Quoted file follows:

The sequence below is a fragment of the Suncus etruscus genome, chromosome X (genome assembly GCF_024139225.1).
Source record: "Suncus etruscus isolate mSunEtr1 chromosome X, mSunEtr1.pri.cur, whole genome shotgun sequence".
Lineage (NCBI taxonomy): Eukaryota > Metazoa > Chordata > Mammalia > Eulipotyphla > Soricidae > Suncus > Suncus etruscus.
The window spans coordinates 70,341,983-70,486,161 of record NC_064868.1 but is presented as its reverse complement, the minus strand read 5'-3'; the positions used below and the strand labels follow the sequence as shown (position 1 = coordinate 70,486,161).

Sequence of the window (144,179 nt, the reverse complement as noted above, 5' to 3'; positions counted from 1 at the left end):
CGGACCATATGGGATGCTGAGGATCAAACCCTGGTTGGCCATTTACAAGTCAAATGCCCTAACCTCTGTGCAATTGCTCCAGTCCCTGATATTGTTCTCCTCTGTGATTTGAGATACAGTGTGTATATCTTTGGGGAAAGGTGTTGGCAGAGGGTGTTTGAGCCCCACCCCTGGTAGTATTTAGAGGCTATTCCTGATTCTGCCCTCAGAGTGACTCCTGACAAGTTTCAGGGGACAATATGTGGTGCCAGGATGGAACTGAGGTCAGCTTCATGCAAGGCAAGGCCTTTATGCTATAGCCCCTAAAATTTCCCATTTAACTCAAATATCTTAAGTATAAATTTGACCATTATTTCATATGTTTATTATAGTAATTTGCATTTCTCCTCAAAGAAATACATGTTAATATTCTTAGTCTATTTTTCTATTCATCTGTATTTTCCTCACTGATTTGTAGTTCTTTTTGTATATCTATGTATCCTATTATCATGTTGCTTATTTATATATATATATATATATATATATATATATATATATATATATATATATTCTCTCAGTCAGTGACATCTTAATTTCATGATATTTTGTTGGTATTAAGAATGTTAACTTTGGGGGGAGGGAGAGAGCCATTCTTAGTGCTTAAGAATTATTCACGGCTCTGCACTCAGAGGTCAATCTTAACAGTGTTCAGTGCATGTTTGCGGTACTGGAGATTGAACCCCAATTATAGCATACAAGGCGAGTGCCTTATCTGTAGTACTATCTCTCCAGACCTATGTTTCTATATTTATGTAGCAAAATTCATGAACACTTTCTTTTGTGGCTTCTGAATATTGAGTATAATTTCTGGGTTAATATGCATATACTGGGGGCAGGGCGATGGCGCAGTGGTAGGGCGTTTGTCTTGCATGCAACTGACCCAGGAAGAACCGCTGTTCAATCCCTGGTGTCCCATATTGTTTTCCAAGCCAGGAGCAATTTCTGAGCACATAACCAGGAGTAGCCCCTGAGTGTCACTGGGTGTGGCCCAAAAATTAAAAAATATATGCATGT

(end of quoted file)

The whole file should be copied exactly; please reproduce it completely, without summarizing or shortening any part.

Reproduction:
The sequence below is a fragment of the Suncus etruscus genome, chromosome X (genome assembly GCF_024139225.1).
Source record: "Suncus etruscus isolate mSunEtr1 chromosome X, mSunEtr1.pri.cur, whole genome shotgun sequence".
Lineage (NCBI taxonomy): Eukaryota > Metazoa > Chordata > Mammalia > Eulipotyphla > Soricidae > Suncus > Suncus etruscus.
The window spans coordinates 70,341,983-70,486,161 of record NC_064868.1 but is presented as its reverse complement, the minus strand read 5'-3'; the positions used below and the strand labels follow the sequence as shown (position 1 = coordinate 70,486,161).

Sequence of the window (144,179 nt, the reverse complement as noted above, 5' to 3'; positions counted from 1 at the left end):
CGGACCATATGGGATGCTGAGGATCAAACCCTGGTTGGCCATTTACAAGTCAAATGCCCTAACCTCTGTGCAATTGCTCCAGTCCCTGATATTGTTCTCCTCTGTGATTTGAGATACAGTGTGTATATCTTTGGGGAAAGGTGTTGGCAGAGGGTGTTTGAGCCCCACCCCTGGTAGTATTTAGAGGCTATTCCTGATTCTGCCCTCAGAGTGACTCCTGACAAGTTTCAGGGGACAATATGTGGTGCCAGGATGGAACTGAGGTCAGCTTCATGCAAGGCAAGGCCTTTATGCTATAGCCCCTAAAATTTCCCATTTAACTCAAATATCTTAAGTATAAATTTGACCATTATTTCATATGTTTATTATAGTAATTTGCATTTCTCCTCAAAGAAATACATGTTAATATTCTTAGTCTATTTTTCTATTCATCTGTATTTTCCTCACTGATTTGTAGTTCTTTTTGTATATCTATGTATCCTATTATCATGTTGCTTATTTATATATATATATATATATATATATATATATATATATATATATATATATTCTCTCAGTCAGTGACATCTTAATTTCATGATATTTTGTTGGTATTAAGAATGTTAACTTTGGGGGGAGGGAGAGAGCCATTCTTAGTGCTTAAGAATTATTCACGGCTCTGCACTCAGAGGTCAATCTTAACAGTGTTCAGTGCATGTTTGCGGTACTGGAGATTGAACCCCAATTATAGCATACAAGGCGAGTGCCTTATCTGTAGTACTATCTCTCCAGACCTATGTTTCTATATTTATGTAGCAAAATTCATGAACACTTTCTTTTGTGGCTTCTGAATATTGAGTATAATTTCTGGGTTAATATGCATATACTGGGGGCAGGGCGATGGCGCAGTGGTAGGGCGTTTGTCTTGCATGCAACTGACCCAGGAAGAACCGCTGTTCAATCCCTGGTGTCCCATATTGTTTTCCAAGCCAGGAGCAATTTCTGAGCACATAACCAGGAGTAGCCCCTGAGTGTCACTGGGTGTGGCCCAAAAATTAAAAAATATATGCATGT